This week in Washington

US President Barack Obama hit at his critics, who accuse him of not being decisive enough, by killing al-Qaeda leader Osama Bin Laden.

Obviously the first week of May will go down in President Barack Obama’s memoirs as a huge success.  He hit his critics who say he’s not decisive enough with a major decision – to raid the compound where Osama bin Laden was living and kill the Al Qaeda leader. 

The t-shirts saying “Obama killed Osama” can now be bought on every other street corner in Washington DC.  The president’s approval ratings are up by double digits, although that certainly won’t last, as the economy trumps every other success in the minds of Americans.  And the unemployment rate inched up last month, even while the economy added jobs.

Obama has taken a five day long victory lap:  he addressed the nation and received his highest TV viewership, he laid a wreath at Ground Zero where the Twin Towers stood until September 11, 2001.  And he spoke to soldiers at Fort Campbell where the special operations team that conducted the raid in Abbottabad came from.  He told them, “we’re making progress in our major goal, our central goal in Pakistan and Afghanistan, and that is disrupting and dismantling — and we are going to ultimately defeat al-Qaeda.  We have cut off their head and we will ultimately defeat them.”

The to-do list on Af/Pak relations for the administration has gotten longer, even though they’ve crossed off the #1 item – getting bin Laden.  First, they’ve got to massage the relationship with Pakistan while placating members of Congress who are angry that $3 billion in aid goes to Pakistan every year and yet they say they didn’t know bin Laden was at the same address for five years.  Second they have to begin the troop drawdown in Afghanistan later this year.   Third, they have to rework their message to the US public and NATO allies on the future of the US commitment in the region.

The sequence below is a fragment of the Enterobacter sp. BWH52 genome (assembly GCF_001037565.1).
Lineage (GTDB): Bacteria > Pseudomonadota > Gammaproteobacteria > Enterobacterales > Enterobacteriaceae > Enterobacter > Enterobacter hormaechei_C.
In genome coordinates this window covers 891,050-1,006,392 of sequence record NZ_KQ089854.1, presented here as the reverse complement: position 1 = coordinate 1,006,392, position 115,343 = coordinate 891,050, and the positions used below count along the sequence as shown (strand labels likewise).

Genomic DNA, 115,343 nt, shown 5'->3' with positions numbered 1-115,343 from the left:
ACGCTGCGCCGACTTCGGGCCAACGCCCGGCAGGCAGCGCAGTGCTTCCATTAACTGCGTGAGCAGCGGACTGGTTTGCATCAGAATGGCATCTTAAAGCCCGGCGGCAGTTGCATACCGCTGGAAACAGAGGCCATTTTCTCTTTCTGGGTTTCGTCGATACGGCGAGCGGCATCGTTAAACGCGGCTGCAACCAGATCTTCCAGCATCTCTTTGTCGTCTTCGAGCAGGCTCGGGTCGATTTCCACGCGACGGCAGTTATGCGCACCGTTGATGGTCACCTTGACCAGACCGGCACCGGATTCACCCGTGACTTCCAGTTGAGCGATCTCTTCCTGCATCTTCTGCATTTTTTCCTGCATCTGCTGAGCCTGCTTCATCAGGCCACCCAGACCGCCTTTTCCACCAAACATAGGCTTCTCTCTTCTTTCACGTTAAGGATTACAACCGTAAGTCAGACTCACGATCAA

The State Department says the message to the Taliban is the same, but the tone seems more of inevitability that now that Bin Laden is dead.  On Wednesday Secretary of State Hillary Clinton told a group of editorial writers, “Perhaps now they will take seriously the work that we are doing on trying to have some reconciliation process that resolves the insurgency.”

As the administration revises its version of how the bin Laden operation went down, analysts are picking apart every frame of video and every photo. On the famous picture of the members of the Obama administration watching the raid take place thousands of kilometers from the Situation Room at the White House, Clinton was transfixed.  When asked about her expression though, Clinton brushed off the idea that it might have been emotion, “I am somewhat sheepishly concerned that it was my preventing one of my early spring allergic coughs. So it may have no great meaning whatsoever.”

The most amazing detail in all of this is that Washington usually leaks like a sieve, but this operation remained quiet.  It was in the works for months and was authorized 48-hours before it went into action, but nobody outside the administration had a clue.  Future administrations will look at how in a media obsessed world, President Obama’s team held it all in until they could say “we got him.”